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From Troilus and Criseyde, Book I, lines 722-819:
Pandarus tells Troilus he has to reveal his love instead of killing himself
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Geoffrey Chaucer (1342 - 1400):
Troilus and Criseyde
Book I, lines 820-875: Troilus reveals Criseyde's name to Pandarus

820Of that word took hede Troilus,
And thoughte anoon what folye he was inne,
And how that sooth him seyde Pandarus,
That for to sleen himself mighte he not winne,
But bothe doon unmanhod and a synne,
825And of his deeth his lady nought to wyte;
For of his wo, God woot, she knew ful lyte.

And with that thought he gan ful sore syke,
And seyde, `Allas! What is me best to do?'
To whom Pandare answered, `If thee lyke,
830The best is that thou telle me thy wo;
And have my trouthe, but thou it finde so,
I be thy bote, or that it be ful longe,
To peces do me drawe, and sithen honge!'

`Ye, so thou seyst,' quod Troilus tho, `allas!
835But, God woot, it is not the rather so;
Ful hard were it to helpen in this cas,
For wel finde I that Fortune is my fo,
Ne alle the men that ryden conne or go
May of hir cruel wheel the harm withstonde;
840For, as hir list, she pleyeth with free and bonde.'

Quod Pandarus, `Than blamestow Fortune
For thou art wrooth, ye, now at erst I see;
Wostow nat wel that Fortune is commune
To every maner wight in som degree?
845And yet thou hast this comfort, lo, pardee!
That, as hir joyes moten over-goon,
So mote hir sorwes passen everichon.

`For if hir wheel stinte any-thing to torne,
Than cessed she Fortune anoon to be:
850Now, sith hir wheel by no wey may sojourne,
What wostow if hir mutabilitee
Right as thyselven list, wol doon by thee,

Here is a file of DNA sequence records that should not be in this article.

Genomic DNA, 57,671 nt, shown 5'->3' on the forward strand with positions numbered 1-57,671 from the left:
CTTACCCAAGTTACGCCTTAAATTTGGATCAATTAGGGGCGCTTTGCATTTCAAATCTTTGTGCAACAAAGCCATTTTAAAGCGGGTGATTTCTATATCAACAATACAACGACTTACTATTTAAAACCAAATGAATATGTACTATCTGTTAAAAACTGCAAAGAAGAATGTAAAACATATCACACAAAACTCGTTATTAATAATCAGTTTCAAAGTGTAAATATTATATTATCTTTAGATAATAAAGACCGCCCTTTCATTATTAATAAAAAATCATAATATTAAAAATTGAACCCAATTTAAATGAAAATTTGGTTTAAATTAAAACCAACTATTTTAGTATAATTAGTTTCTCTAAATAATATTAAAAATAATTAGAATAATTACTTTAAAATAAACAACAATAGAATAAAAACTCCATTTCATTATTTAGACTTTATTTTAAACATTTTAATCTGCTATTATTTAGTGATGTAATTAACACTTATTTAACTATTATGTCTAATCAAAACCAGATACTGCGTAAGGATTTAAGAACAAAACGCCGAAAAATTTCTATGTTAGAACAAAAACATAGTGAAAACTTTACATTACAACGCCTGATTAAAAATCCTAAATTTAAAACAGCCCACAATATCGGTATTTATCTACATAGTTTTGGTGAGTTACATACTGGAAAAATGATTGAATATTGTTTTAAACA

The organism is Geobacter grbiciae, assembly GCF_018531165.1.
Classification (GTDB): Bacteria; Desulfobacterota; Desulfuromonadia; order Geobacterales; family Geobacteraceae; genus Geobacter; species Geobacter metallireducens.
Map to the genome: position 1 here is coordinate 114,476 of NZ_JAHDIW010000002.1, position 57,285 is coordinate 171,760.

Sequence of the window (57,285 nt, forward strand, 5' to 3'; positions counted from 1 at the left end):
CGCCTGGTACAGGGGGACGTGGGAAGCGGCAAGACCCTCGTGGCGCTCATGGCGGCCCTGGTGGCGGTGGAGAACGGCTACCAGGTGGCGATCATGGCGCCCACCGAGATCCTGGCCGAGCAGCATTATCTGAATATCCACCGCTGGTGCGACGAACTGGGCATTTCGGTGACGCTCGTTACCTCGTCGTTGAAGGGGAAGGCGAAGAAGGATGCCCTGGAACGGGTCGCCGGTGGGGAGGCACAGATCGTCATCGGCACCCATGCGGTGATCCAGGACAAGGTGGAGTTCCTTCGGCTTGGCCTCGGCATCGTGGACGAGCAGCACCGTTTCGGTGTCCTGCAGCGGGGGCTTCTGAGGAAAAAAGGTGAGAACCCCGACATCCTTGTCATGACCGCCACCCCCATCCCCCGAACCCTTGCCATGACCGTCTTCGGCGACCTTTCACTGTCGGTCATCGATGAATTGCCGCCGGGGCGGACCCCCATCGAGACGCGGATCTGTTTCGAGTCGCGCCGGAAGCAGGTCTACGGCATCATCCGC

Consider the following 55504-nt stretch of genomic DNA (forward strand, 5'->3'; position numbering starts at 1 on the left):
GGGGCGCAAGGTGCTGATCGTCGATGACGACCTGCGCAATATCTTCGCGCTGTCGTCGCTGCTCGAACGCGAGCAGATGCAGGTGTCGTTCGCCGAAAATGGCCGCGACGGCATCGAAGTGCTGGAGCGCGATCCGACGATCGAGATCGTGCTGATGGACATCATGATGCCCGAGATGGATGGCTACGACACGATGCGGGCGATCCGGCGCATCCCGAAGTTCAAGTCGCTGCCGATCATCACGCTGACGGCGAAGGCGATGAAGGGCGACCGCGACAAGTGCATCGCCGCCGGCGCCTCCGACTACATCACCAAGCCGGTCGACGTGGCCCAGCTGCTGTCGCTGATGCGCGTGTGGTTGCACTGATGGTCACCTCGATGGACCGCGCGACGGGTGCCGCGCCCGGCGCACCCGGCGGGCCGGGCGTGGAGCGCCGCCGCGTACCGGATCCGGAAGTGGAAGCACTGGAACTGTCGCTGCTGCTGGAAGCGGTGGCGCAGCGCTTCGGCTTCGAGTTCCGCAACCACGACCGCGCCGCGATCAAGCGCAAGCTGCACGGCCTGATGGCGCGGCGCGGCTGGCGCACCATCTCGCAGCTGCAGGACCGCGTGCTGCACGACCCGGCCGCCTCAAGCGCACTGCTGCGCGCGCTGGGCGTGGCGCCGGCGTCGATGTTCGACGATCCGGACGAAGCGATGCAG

Or that she be not fer fro thyn helpinge?
Paraunter, thou hast cause for to singe!

855`And therfor wostow what I thee beseche?
Lat be thy wo and turning to the grounde;
For whoso list have helping of his leche,
To him bihoveth first unwrye his wounde.
To Cerberus in helle ay be I bounde,
860Were it for my suster, al thy sorwe,
By my wil, she sholde al be thyn to-morwe.

`Loke up, I seye, and tel me what she is
Anon, that I may goon aboute thy nede;
Knowe ich hir ought? For my love, tel me this;
865Than wolde I hopen rather for to spede.'
Tho gan the veyne of Troilus to blede,
For he was hit, and wex al reed for shame;
`A ha!' quod Pandare, `Here biginneth game!'

And with that word he gan him for to shake,
870And seyde, `Theef, thou shalt hir name telle.'
But tho gan sely Troilus for to quake
As though men sholde han led him into helle,
And seyde, `Allas! Of al my wo the welle,
Than is my swete fo called Criseyde!'
875And wel nigh with the word for fere he deyde.

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From Troilus and Criseyde, Book I, lines 876-1008:
Troilus and Pandarus talk about Criseyde's beauty